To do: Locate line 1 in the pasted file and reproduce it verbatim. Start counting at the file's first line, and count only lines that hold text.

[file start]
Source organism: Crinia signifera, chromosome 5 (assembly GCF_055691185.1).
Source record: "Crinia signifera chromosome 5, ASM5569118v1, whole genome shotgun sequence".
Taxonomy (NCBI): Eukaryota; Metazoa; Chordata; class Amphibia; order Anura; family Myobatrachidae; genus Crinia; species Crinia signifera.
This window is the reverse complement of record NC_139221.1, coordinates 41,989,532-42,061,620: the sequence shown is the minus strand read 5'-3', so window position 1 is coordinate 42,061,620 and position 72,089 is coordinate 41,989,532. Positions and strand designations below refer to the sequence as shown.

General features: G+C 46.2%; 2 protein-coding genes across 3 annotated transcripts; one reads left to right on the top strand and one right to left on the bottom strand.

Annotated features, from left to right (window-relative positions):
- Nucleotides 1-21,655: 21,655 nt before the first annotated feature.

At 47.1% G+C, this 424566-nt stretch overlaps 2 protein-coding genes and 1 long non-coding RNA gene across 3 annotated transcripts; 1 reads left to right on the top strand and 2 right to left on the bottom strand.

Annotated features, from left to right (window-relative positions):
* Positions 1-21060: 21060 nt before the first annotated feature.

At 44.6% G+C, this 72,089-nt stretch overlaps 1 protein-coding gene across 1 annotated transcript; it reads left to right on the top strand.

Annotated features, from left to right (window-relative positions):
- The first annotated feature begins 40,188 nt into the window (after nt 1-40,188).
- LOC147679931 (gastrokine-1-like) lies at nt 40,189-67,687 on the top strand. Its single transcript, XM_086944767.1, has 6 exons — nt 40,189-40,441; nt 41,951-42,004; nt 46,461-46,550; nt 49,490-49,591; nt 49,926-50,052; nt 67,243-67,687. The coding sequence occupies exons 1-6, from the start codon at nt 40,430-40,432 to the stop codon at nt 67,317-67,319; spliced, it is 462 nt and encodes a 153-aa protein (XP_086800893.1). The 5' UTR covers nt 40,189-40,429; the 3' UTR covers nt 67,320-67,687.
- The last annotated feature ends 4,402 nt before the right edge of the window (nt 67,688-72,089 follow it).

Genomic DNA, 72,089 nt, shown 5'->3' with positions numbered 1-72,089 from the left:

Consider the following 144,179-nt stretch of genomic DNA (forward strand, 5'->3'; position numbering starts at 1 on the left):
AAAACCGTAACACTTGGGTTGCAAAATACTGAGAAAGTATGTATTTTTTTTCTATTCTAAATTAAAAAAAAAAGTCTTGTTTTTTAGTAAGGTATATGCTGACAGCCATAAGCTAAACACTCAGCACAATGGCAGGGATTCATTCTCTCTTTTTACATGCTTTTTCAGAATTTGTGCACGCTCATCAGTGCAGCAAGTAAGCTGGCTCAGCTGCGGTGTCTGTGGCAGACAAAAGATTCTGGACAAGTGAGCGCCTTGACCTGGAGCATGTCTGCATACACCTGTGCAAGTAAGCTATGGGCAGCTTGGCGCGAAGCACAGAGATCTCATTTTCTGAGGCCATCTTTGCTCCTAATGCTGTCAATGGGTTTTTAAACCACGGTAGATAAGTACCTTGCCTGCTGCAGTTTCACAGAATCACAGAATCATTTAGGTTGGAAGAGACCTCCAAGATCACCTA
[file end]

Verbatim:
Source organism: Crinia signifera, chromosome 5 (assembly GCF_055691185.1).